According to The Associated Press, this has been a rough week on the US Armed Forces’ Uniform Code of Military Justice (UCMJ), which outlines the procedural and substantive legal protocols that dictate how US military personnel conduct themselves on-duty and off-duty.
Seemingly, the court-martial of Brigadier General Jeffrey Sinclair USA has set the integration of men and women in America’s military service back decades if not centuries.
Just last week, the US Congress debated ways to curb a continuing crisis in today’s armed forces. The Senate even approved a measure to protect victims and bar the "good soldier defense" to ensure evidence alone determines a defendant's fate.
That being said, it appears that if you’re a uniformed woman in the US Armed Forces you best be looking over your shoulder 24/7 as the UCMJ definitely does have your back.
In Brig Gen. Sinclair's case, he had a three-year affair with a female captain under his command who accused her superior twice of forcing her to perform oral sex on him.
The case started to crumble as Sinclair's lawyers hammered away at the woman's credibility and raised questions about whether Sinclair's commander improperly pressed ahead with a trial because of political considerations — namely, a desire to show the Army's resolve to combat sexual misconduct.
Ultimately, Sinclair pleaded guilty to lesser charges of adultery and conducting inappropriate relationships with two others by asking women under his command for nude pictures of themselves and exchanging sexually explicit email.
Despite facing more than 20 years in prison, Sinclair was spared any time behind bars Thursday (March 20) and sentenced to a reprimand and a $20,000 fine, some Members of Congress decried as little more than a slap on the hand.
Sinclair, 51, immediately announced his retirement, capping an embarrassing fall from grace for a battle-tested commander who once showed great promise.
The good news is a disciplinary board of officer could still bust him in rank and significantly reduce his 0-7 retirement for life.
"The system worked. I've always been proud of my Army," Sinclair said outside court after reacting to his sentence with a smile and an embrace of his lawyers. "All I want to do now is go north and hug my kids and my wife."
COMMENT: How interesting it is of Sinclair to truly believe that hugging and kissing his children and wife will make everything better!
What the good General does not realize is that betrayed all that was important to him.
Rep. Jackie Speier (D-CA) called Sinclair's sentence "laughable."
"Even when the world is watching, the military has demonstrated their incompetence at meting out justice," Speier said in a statement. "This is another sordid example of how truly broken the military justice system is. This sentence is a mockery of military justice, a slap on the wrist nowhere close to being proportional to Sinclair's offenses."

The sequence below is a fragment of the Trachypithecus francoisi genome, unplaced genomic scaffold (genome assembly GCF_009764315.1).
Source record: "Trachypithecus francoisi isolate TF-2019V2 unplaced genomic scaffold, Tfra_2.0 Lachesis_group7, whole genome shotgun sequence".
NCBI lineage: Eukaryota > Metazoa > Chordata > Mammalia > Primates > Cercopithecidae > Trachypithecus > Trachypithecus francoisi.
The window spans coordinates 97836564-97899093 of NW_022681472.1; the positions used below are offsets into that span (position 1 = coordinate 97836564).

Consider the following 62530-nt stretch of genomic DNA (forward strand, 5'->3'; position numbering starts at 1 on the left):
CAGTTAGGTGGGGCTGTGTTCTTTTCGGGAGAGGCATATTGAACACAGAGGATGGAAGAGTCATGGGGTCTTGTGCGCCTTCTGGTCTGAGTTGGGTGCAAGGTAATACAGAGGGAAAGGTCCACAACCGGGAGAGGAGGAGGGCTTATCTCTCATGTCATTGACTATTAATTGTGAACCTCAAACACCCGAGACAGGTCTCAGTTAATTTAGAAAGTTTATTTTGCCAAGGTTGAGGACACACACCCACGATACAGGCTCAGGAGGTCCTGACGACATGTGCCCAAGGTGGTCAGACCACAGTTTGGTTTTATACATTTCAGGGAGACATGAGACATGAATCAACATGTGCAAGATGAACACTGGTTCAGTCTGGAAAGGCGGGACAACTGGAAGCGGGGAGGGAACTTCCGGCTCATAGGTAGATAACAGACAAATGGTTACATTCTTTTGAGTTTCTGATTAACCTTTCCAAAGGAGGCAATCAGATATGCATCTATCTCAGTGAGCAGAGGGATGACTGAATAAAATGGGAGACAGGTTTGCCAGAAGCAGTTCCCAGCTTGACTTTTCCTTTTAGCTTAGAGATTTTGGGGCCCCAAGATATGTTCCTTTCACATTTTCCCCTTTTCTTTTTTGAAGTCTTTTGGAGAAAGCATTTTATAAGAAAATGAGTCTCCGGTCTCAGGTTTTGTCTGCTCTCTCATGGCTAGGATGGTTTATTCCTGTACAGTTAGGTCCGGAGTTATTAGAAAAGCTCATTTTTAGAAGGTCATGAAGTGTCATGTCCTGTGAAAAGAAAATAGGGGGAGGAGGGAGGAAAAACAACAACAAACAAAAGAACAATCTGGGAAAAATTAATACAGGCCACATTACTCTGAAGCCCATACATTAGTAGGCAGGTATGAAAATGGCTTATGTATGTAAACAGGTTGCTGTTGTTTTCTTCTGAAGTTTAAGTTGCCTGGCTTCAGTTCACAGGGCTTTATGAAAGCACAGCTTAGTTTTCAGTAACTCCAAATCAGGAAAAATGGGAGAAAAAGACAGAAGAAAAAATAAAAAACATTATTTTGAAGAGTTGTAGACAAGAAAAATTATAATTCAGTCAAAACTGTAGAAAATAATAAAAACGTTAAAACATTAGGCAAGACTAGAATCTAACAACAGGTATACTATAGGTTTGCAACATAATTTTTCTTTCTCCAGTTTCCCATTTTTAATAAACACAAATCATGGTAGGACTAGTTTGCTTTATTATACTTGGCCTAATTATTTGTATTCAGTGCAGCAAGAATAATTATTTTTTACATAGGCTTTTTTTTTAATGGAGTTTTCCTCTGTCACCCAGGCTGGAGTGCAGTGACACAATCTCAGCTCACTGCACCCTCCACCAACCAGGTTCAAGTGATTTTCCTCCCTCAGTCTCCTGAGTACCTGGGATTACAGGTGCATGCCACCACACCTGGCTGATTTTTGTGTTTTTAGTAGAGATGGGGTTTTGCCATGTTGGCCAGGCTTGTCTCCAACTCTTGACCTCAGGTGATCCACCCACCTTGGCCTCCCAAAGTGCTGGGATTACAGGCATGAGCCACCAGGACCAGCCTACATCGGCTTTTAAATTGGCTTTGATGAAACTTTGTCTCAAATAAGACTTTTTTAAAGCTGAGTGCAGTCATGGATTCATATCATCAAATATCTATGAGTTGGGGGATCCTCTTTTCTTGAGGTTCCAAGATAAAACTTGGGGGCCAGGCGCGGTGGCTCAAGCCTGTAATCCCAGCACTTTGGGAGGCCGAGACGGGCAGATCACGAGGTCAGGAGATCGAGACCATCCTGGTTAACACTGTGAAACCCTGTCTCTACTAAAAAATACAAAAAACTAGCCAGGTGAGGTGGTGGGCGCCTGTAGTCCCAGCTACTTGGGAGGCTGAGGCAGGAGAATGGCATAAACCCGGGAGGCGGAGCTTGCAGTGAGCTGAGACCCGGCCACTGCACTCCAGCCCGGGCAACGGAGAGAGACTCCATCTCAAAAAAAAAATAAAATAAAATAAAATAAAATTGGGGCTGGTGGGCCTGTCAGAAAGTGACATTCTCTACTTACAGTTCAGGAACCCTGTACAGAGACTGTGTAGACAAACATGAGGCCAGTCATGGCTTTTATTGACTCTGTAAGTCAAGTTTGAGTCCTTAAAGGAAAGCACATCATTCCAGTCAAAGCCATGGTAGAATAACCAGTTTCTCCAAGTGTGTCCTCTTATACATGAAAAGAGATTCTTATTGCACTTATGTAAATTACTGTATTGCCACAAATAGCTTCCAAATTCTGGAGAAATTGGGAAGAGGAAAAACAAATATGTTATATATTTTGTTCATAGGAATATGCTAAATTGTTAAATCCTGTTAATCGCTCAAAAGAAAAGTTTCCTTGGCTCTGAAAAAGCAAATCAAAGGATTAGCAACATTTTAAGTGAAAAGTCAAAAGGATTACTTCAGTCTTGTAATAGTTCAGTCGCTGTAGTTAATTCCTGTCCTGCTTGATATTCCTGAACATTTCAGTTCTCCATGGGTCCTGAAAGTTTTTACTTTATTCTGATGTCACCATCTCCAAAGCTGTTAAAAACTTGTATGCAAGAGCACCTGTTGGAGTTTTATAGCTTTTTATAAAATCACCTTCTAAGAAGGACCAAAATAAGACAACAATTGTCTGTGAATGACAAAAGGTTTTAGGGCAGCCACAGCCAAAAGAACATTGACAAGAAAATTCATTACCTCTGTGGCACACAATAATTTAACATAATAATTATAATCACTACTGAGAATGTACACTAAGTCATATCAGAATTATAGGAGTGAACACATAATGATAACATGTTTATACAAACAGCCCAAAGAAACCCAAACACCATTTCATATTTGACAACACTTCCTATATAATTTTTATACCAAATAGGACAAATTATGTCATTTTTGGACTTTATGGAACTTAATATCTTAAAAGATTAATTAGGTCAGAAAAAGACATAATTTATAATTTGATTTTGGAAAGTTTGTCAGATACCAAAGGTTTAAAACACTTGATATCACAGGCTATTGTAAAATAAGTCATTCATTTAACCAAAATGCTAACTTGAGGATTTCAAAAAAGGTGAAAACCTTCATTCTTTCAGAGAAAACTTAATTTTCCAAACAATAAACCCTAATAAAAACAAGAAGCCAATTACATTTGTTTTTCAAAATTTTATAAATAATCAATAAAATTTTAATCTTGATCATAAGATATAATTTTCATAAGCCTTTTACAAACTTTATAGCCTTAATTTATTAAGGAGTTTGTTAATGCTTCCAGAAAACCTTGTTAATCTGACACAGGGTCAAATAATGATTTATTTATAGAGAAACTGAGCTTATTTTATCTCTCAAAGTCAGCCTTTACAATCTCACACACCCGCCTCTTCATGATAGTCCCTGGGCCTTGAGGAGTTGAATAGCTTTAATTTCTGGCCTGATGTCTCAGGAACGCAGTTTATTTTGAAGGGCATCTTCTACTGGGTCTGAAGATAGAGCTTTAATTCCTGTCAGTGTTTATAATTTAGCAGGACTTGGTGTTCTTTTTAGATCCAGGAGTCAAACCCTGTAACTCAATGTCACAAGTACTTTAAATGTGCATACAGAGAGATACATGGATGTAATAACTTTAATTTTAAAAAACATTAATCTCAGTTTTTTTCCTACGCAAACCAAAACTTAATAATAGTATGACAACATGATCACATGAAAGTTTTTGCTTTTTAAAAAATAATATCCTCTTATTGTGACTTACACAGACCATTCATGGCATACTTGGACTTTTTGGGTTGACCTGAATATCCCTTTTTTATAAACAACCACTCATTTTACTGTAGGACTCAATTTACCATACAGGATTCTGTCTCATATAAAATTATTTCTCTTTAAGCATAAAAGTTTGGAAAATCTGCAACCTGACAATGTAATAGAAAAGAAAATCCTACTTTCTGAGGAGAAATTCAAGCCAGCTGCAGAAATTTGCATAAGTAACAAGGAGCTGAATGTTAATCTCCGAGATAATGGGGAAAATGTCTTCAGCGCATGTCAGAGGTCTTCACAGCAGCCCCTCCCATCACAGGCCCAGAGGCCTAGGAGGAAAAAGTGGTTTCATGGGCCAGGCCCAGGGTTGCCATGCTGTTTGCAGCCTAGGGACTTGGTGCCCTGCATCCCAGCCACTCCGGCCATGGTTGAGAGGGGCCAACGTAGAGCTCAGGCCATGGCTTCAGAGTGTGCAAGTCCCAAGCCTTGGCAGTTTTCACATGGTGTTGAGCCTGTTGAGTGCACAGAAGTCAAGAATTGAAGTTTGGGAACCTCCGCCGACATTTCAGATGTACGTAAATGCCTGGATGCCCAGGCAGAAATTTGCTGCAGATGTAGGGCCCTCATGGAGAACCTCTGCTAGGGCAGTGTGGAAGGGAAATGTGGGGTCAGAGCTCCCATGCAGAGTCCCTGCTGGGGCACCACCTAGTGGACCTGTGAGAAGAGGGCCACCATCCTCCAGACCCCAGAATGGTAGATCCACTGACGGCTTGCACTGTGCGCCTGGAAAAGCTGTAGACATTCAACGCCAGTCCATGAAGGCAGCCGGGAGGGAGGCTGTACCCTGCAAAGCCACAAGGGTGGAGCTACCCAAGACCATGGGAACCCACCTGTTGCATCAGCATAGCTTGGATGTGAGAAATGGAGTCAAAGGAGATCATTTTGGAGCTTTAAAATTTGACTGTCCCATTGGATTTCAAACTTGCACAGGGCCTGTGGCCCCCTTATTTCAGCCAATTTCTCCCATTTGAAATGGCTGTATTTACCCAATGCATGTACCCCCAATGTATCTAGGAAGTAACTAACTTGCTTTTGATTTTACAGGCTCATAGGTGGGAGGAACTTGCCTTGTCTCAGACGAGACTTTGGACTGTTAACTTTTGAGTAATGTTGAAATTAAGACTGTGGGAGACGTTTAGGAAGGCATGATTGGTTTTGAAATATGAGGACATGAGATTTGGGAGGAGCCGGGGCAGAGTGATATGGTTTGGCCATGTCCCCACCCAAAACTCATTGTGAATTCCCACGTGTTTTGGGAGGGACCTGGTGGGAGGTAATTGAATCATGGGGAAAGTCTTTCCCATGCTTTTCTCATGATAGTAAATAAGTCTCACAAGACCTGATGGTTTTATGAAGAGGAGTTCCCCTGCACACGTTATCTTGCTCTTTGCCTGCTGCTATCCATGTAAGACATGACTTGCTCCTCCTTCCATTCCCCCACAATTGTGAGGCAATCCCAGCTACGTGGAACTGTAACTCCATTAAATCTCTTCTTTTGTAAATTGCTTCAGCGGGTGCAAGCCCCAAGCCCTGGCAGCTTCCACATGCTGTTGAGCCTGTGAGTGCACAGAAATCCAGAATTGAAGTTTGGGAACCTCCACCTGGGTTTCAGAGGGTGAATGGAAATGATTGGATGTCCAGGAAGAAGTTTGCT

The judge in the case, Col. James Pohl USA, did not explain how he arrived at a much lighter sentence.
Actually, explaining Colonel Pohl’s conduct is pretty simple. He is an 0-6 whereas at least for the moment Sinclair is still an 0-7, yet hopefully not for long. Then again, general's often have ways of getting a little "pay-back" for colonels.
At the same time, the board of officers who will sentence Sinclair hopefully will peer into their souls and do what is right for the Army, rather than cutting a disgraced officer some slack.
If Sinclair had not announced his retirement, an Army disciplinary board surely would have mandated stepping down.
Now the board will decide whether to demote him, which could cost him hundreds of thousands of dollars in pension benefits. Sinclair made about $145,000 a year in base pay.
A Pentagon report released last year estimated that as many as 26,000 military members may have been sexually assaulted in the prior year and that thousands of victims are unwilling to come forward out of fear their careers may be derailed.
Greg Jacob of the Service Women's Action Network said the case demonstrated the need for legislation that would strip commanders of the authority to prosecute cases and give that power to seasoned military lawyers.
The bill, backed by Sen. Kirsten Gillibrand (D-NY) failed earlier this month to get the 60 votes needed to advance in the Senate. She is expected to bring the legislation back up later this year.
Why is that the UCMJ routinely violates the rights of women serving honorably in the US military?
Presumably, 26,000 women in uniform being sexually assaulted in the US military in 2013, which apparently claims to be the best in the world, is not anecdotal.
A United States military jury (known as "Members") serve a function similar to an American civilian jury, but with several notable differences. Unlike civilian courts, "Members" of the panel are essentially "judge-and-jury." The panel, in addition to arriving at a verdict, also has the responsibility of deciding an appropriate punishment for the accused.